Crammond Automotive Specialities

"Specializing in the repair and conservation of European Cars"

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Adding Value to Ownership - Thoughts From a Carguy December 2012

Posted on February 2, 2013 at 1:55 AM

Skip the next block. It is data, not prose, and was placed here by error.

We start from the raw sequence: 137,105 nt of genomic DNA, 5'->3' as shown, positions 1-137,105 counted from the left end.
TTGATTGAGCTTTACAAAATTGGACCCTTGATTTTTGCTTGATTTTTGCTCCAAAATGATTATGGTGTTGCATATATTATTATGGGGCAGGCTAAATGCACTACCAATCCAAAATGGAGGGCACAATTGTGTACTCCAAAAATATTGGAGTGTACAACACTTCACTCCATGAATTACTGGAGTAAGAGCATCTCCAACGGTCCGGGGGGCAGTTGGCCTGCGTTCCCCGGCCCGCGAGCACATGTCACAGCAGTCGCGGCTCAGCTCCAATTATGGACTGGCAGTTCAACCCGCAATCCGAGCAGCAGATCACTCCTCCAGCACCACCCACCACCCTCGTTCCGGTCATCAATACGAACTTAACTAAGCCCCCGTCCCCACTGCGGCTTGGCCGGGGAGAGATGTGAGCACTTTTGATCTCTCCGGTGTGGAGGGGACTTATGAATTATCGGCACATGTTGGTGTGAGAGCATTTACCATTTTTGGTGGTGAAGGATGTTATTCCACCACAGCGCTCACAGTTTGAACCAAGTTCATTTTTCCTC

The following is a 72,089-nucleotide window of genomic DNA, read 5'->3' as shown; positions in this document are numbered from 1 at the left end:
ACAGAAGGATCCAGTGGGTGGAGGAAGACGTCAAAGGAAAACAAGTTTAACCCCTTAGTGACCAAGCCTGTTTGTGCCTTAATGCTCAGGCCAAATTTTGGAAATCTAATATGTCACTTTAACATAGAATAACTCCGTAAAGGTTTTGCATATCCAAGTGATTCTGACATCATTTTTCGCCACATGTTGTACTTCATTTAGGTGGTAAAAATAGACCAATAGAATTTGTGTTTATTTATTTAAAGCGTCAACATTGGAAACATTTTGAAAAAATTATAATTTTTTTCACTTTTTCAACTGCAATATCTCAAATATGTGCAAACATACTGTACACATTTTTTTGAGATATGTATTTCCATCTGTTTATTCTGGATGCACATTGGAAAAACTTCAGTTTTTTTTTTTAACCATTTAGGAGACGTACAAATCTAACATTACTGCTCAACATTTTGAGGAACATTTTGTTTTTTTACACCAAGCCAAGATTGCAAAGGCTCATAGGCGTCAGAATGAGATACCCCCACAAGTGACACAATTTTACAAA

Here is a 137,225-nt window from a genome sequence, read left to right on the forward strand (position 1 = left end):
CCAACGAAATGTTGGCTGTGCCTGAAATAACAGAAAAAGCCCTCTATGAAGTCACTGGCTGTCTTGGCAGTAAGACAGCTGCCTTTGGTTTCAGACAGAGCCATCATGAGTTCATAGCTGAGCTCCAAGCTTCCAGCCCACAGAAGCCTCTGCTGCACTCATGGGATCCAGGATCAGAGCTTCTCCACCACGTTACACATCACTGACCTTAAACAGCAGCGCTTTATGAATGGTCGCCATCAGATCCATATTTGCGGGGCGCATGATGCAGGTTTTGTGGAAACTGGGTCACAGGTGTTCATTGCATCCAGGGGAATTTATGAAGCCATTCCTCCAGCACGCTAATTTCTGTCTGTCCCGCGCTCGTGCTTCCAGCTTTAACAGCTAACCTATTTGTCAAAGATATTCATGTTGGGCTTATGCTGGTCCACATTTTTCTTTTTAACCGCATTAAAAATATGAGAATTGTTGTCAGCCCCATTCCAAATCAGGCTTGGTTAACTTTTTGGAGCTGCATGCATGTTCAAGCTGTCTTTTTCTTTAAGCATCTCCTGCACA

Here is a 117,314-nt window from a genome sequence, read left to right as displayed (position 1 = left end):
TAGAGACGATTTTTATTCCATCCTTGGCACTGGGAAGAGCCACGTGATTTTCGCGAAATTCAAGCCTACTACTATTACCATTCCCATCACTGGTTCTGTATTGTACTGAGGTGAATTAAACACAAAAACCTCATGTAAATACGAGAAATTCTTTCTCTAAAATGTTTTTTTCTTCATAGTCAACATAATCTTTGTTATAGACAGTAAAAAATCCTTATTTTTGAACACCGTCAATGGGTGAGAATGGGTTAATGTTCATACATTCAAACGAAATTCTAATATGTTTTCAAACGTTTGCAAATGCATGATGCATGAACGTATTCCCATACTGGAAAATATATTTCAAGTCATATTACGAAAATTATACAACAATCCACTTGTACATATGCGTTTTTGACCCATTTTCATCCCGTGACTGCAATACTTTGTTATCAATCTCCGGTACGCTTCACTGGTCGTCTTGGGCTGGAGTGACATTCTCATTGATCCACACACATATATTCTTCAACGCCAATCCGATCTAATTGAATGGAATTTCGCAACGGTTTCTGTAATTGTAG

You have saved, dreamt, planned, optioned, envisioned and created that dream day – the day where you take delivery of your BMW. Your car is meant to be a symbol of perfection and as odometer begins to tally, the next part of car ownership dawns on you – is that a new noise? Did that close as slow yesterday? Does the steering feel funny? Now you are at the next stage of car ownership and sadly, it’s the stage no one likes – maintenance and repair. Your mind fills of horror stories of crooked mechanics, draining your wallet, unnecessary repairs and sky rocketing costs. Honestly, much of the stories you read on the internet are sensationalized and the result of great amounts of miscommunication and fear mongering. So how do you safeguard yourself? What should you know? While I cannot speak for everyone, here are some topics that are best reflected upon prior to choose a repair shop or proceeding with a repair plan. Quotes While a quote allows a customer to budget for a repair or choose a shop, the quote cannot always address all aspects of the repair. Honestly, sometimes you have to remove components to fully understand what is required to fully repair a problem. Disassembly allows for a through and precise quote but can also be interpreted as a “pressure tactic” to force a repair, creating animosity so most shops avoid disassembly as part of the quoting procedure. A quote that is inexpensive but does not address the problem is really useless information so quoted amount are best seen as “go to” amounts and best case scenarios rather than absolutes. Internet Diagnosis Diagnosis by “google” is dangerous and rarely results in any value. Forums are full of arm chair mechanics that are willing to diagnose on a whim as they can advise and seem knowledgeable without any responsibility. Problems can be diagnosed with repair manuals and theory texts but also require context. When you have chosen a repair path share the thought with your Shop/Service Writer or Mechanic. Realize that if you request a certain part to be replaced rather than to have a symptom diagnosed, then you are truly paying for the replacement of the component rather than the diagnosis and repair of a problem. Parts and their origin Most people can now date things by its origin – “Made in Canada, oh that must be old” is an often heard and sad statement about the manufacture of goods. The Automotive Aftermarket is no different than any other business and will offer varying qualities at varying price points. “White Box” has become a term in industry for offshore low quality parts that do fit, but are not built to anything resembling Original Equipment Manufacturer standards. Reboxing has also become a trend in some areas with lower quality parts being represented as higher end parts. Misrepresented parts are easily sold if there is no method of return or guarantee, basically if bought of Kijiji or Mail Order internet companies that can hide behind distance and ambiguity. A mechanic is often the last line of defense in ensuring that you receive a quality part for a fair price and this is one reason that most shops will not install supplied parts. Flat Rate vs Hourly Yes, I am actually going to address this taboo. Flat Rate is often equated to piece meal labour – the idea that a job should take so long and if you do that job repeatedly, you will become more efficient at it but should still be paid the same. In an environment where a technician (yes that is now what we have become – you can thank Computers and sensors) is presented with a constant stream of like cars with similar problems, flat rate can be a fair and just practice. With a BMW 3.0 CS or an E30 M3 you begin to deal with components aging, rust and other unknowns. Some older BMWs have plastic clips and connectors have to be treated like glass and sometimes require heat and patience to remove and be able to reuse. Remember, manufacturers do not have to supply every component of your car beyond six years (last I checked) and to have a car “down” for weeks in the summer is not a viable option to the shop or the customer. In the end, the best way to find a Repair Shop or Automotive Service Technician (Mechanic) is to do research, get quotes (knowing that they are not absolutes), request references and speak to your service writer or technician about all symptoms that the car has presented. Car repair is truly a cooperative thing, even when hiring a professional.

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